– jacknad
    Feb 7, 2019 at 0:57
  • $\begingroup$ I'd read @HolgerFiedler's answer, and purposely began my answer by warning I'd not consider devices with sliding contacts. It's true that a unipolar machine works the same both with a resting and a rotating magnet. This is a further proof that no difference exists in magnetic field (and in induction effects) if a magnet is resting or if it's moving, until it continues to occupy the same position. The difficulty with sliding contacts is that's not easy to determine if the circuit is still or moving. $\endgroup$
    – Elio Fabri
    Feb 7, 2019 at 16:13
  • $\begingroup$ IOW if there are not sliding contacts and the magnet rotates with the coil there will be an emf? $\endgroup$
    – jacknad
    Feb 8, 2019 at 3:01
  • $\begingroup$ IOW if there are not sliding contacts and the magnet rotates with the coil there will be an emf? If you re-read my answer you'll see that I said the opposite. In that case there is no emf. I also wrote the proof isn't trivial, but - I add now - I'm pretty sure you can find it in every book of advanced electromagnetism, e.g. Jackson (but I didn't check). $\endgroup$
    – Elio Fabri
    Feb 8, 2019 at 8:27
  • $\begingroup$ So, to be clear, for EMF to be produced by a permanent magnet rotating with the disc there must be sliding contacts? $\endgroup$
    – jacknad
    Feb 9, 2019 at 16:44
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Have you heard about the Faraday disk generator?

Faraday Disc Generator
A is a horseshoe magnet,
B a rotating metallic disc

Such device produces a current not only when the disc is rotated but also in the case, the magnet is rotating together with the disc.

What is the mechanism behind the phenomenon of a homopolar generator?

https://en.wikipedia.org/wiki/Homopolar_generator

According to Wikipedia

The motion is azimuthal and the field is axial, so the electromotive force is radial. ... If the magnetic field is provided by a permanent magnet, the generator works regardless of whether the magnet is fixed to the stator or rotates with the disc.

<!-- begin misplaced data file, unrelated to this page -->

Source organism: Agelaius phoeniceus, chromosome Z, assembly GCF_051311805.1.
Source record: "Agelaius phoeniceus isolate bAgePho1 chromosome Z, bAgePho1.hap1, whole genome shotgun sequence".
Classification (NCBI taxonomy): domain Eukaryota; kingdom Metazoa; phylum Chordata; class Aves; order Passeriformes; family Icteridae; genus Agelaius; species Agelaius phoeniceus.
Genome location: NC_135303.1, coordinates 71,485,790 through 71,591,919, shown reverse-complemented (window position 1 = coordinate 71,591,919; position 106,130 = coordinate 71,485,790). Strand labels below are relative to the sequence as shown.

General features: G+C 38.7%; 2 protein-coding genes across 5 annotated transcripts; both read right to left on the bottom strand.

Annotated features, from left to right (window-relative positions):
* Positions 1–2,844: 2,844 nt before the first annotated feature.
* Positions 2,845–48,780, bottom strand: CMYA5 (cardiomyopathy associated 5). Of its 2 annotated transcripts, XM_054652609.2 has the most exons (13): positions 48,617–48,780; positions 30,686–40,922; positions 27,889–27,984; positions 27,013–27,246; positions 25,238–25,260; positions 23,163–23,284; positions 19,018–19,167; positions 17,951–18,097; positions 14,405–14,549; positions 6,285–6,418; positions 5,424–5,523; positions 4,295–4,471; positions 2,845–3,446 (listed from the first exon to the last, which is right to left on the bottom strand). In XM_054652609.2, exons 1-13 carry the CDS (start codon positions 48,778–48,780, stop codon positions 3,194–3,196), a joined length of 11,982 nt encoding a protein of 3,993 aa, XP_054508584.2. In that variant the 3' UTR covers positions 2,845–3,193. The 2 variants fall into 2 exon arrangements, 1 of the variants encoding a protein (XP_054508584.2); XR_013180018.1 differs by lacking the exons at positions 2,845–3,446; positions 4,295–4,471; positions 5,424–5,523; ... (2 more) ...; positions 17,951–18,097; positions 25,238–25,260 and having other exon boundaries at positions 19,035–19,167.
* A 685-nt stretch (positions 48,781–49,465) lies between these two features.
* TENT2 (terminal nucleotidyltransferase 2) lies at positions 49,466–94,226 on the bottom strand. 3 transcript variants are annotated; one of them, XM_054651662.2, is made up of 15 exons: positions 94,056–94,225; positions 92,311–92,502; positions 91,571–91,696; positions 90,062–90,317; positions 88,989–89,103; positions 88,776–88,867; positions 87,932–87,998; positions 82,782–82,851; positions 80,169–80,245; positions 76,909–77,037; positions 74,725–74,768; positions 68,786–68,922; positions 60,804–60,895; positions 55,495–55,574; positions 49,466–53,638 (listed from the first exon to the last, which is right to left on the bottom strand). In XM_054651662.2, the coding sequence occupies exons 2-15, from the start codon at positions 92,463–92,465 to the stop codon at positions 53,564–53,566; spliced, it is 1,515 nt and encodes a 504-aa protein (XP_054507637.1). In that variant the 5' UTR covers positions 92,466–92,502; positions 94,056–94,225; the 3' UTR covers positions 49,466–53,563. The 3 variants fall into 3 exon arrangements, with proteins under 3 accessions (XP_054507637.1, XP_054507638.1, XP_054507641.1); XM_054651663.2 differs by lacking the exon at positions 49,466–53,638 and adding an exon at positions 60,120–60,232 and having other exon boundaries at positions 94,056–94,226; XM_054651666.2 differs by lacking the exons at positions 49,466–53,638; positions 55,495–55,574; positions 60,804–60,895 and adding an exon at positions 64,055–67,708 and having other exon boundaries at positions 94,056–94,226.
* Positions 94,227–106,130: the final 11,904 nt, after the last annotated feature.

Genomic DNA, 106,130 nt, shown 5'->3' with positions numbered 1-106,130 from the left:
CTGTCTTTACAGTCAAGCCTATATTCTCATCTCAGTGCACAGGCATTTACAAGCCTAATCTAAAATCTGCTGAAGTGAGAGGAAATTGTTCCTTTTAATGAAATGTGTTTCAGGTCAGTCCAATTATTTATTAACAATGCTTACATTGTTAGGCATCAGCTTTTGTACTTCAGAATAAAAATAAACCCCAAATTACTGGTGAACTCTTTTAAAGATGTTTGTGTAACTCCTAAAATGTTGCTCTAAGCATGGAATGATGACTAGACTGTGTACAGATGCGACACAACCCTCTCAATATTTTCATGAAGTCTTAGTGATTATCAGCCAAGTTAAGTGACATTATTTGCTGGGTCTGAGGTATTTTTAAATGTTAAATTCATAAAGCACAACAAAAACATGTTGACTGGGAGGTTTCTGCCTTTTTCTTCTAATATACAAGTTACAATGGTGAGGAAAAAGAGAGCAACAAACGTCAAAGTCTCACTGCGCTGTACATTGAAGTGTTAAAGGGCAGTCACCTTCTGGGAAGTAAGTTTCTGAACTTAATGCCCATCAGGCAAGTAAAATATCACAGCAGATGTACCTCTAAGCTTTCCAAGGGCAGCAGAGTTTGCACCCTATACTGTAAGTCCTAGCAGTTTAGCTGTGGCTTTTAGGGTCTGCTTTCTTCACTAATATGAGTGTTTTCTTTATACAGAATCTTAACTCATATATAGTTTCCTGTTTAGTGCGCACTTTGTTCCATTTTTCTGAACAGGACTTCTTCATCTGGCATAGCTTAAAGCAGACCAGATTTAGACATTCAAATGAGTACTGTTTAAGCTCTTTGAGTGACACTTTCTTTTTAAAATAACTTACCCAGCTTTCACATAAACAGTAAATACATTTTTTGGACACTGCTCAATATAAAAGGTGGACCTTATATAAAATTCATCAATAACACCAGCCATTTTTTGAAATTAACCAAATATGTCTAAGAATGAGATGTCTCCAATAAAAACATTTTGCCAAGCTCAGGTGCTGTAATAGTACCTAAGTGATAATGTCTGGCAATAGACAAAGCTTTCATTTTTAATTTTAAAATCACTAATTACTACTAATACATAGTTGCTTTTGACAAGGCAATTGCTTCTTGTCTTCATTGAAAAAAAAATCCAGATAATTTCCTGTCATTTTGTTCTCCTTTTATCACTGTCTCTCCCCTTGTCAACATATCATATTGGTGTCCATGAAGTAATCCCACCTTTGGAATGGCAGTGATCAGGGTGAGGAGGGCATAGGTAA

Our conclusion should be that electrons under a centrifugal force and in a constant magnetic field are moving according the Lorentz force, the current is perpendicular to both the movement and the magnetic field. And we have to add that this movement should be accompanied by the centrifugal acceleration of the electrons. Moving the disc and the magnet along a line does not induce any current.

Following the above said I try to design a rotating coil with an attached magnet in such a way, it will induce a current. I see no way, but maybe you’ll remember it, applicating the above said.

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I think the answer is no.

As @FGSUZ has mentioned in the comment, since there are no any relative motion between the magnet and the coil, the coil will not feel any change on magnetic flux. Therefore, it does not produce a voltage.

Although you said "the magnet is moving, and the movement of the coil doesn't matter", however, I don't think such movement would cause magnetic flux change to the coil. Or maybe you can give an example?